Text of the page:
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Description: Extremities: Painting Empire in Post-Revolutionary France
~To name those who have contributed in significant ways to this book is to be embarrassed by my extraordinary riches. My husband, Todd Olson, has had the greatest impact on its argument; his creative thinking and unflagging enthusiasm for the project continually informed its development. The generosity and originality of his conversation were invaluable to the book...
PublisherYale University Press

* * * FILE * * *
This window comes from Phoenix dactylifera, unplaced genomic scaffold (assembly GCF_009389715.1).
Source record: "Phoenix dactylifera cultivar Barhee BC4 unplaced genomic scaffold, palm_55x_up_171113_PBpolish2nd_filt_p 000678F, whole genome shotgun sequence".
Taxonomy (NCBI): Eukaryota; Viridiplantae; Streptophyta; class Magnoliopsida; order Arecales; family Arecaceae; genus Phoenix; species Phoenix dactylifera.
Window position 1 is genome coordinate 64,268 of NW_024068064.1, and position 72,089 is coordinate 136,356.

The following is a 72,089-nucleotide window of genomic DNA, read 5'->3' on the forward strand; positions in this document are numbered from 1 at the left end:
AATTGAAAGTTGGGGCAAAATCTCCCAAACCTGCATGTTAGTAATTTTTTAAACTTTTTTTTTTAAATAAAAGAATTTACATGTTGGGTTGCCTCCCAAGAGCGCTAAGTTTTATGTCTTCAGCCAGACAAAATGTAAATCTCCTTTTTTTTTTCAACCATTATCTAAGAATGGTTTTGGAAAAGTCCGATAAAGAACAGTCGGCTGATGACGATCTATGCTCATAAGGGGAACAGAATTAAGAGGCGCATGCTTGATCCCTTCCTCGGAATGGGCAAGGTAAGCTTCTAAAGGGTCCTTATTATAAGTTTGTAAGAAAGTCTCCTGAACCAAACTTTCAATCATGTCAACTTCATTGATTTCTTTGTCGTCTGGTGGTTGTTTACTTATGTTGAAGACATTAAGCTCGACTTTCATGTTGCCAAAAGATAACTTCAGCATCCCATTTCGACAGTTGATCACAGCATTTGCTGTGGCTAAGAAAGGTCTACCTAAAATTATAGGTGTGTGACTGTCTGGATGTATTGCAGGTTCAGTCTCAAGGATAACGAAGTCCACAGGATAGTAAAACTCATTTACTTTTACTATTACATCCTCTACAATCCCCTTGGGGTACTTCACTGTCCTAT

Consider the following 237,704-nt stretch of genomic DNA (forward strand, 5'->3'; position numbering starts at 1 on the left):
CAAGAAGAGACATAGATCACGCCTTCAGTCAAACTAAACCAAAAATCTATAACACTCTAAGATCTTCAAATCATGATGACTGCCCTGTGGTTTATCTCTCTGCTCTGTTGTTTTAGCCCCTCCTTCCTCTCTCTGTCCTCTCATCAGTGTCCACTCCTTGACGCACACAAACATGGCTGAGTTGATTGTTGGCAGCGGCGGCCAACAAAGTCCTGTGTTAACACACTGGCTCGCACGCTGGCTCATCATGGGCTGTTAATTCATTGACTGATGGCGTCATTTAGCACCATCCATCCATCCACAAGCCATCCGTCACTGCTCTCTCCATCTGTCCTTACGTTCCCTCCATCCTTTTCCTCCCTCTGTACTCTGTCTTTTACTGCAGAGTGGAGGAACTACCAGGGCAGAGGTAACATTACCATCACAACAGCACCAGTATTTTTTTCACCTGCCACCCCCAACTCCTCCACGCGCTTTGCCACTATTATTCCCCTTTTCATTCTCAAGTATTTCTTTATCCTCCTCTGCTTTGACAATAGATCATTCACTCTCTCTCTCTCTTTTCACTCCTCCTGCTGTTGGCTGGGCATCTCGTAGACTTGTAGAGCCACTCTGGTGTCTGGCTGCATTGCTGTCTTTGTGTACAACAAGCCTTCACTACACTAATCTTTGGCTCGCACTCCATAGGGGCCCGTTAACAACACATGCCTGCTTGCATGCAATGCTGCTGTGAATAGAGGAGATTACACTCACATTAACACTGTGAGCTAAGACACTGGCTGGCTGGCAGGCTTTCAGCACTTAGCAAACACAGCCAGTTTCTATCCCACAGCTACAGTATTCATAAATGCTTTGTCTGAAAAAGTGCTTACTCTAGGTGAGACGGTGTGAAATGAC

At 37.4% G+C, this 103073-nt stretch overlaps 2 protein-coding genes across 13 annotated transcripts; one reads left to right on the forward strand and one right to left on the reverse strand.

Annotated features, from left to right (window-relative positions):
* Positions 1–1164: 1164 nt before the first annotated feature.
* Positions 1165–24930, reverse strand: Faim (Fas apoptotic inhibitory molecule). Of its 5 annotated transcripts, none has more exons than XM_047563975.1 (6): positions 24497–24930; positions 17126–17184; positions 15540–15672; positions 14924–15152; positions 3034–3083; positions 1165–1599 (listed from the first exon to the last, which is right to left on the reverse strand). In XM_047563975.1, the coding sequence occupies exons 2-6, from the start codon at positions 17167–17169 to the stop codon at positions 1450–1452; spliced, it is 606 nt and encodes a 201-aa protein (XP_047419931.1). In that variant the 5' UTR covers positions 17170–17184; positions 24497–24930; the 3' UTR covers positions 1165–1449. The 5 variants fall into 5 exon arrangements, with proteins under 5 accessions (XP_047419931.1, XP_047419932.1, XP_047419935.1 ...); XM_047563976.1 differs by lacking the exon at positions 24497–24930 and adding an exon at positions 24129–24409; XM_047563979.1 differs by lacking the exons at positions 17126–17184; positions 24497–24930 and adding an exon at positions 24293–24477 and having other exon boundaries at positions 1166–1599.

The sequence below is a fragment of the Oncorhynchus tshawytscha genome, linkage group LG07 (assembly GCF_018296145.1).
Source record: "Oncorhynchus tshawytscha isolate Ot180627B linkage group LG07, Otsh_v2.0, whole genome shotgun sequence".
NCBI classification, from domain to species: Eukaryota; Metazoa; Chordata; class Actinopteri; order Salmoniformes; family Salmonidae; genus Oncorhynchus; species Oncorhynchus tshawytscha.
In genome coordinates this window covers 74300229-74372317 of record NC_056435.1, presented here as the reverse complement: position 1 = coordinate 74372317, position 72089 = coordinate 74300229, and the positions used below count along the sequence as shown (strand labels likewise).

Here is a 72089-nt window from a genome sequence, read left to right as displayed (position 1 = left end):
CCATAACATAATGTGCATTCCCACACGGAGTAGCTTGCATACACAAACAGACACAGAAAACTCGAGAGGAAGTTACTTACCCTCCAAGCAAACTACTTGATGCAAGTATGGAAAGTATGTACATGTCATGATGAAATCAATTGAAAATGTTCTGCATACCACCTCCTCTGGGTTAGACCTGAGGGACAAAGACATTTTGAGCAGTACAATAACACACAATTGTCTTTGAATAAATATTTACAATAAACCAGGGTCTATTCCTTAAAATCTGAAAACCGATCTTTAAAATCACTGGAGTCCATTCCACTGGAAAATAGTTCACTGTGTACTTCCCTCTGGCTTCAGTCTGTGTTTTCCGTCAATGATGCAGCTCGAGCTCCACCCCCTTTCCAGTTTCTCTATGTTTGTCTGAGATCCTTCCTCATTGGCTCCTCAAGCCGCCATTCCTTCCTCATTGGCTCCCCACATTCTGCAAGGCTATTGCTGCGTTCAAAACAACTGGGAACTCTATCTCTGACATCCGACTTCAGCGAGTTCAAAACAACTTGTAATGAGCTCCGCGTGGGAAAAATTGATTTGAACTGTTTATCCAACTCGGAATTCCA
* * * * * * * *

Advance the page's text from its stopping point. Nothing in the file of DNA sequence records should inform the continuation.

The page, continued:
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To name those who have contributed in significant ways to this book is to be embarrassed by my extraordinary riches. My husband, Todd Olson, has had the greatest impact on its argument; his creative thinking and unflagging enthusiasm for the project continually informed its development. The generosity and originality of his conversation were invaluable to the book you read. I am blessed to have an insightful and loving interlocutor and I thank him. My work on the School of David and the art of the Napoleonic Empire began in doctoral study with Thomas Crow, whose exceptionally lucid thinking and scholarship provided the rigorous foundation for my inquiry. This book amply demonstrates the centrality of his thought to my own. The inordinate support and kindness of Joel Isaacson and Pat Simons made our intellectual exchange productive and the basis of enduring friendship. David Bien and William H. Sewell, Jr. importantly contributed, along with Thomas Crow, to my undying fascination with the French Revolution. Only Chapter Two of this book stems directly from my dissertation. The majority was developed in the last five years while teaching at the University of California at Berkeley. My colleagues, especially T. J. Clark and Anne Wagner, have contributed significantly to this book as inspiring models of the best in scholarship, as alert attendees at my lectures, as incisive readers of preliminary versions, and as encouraging mentors and friends. I am grateful that T. J. Clark, Joel Isaacson, Michael Rogin, Jeannene Przybylski, Margaret Waller, Michael Fahy, and Huey Copeland read versions of some or all chapters and offered insightful criticisms. Maureen Beck integrated my past with my present by attending my local lectures. What I have described here is not only an exceptional community of creative thinkers and kind persons but an audience to whom I could speak. This book was imaginable only because I knew they would listen.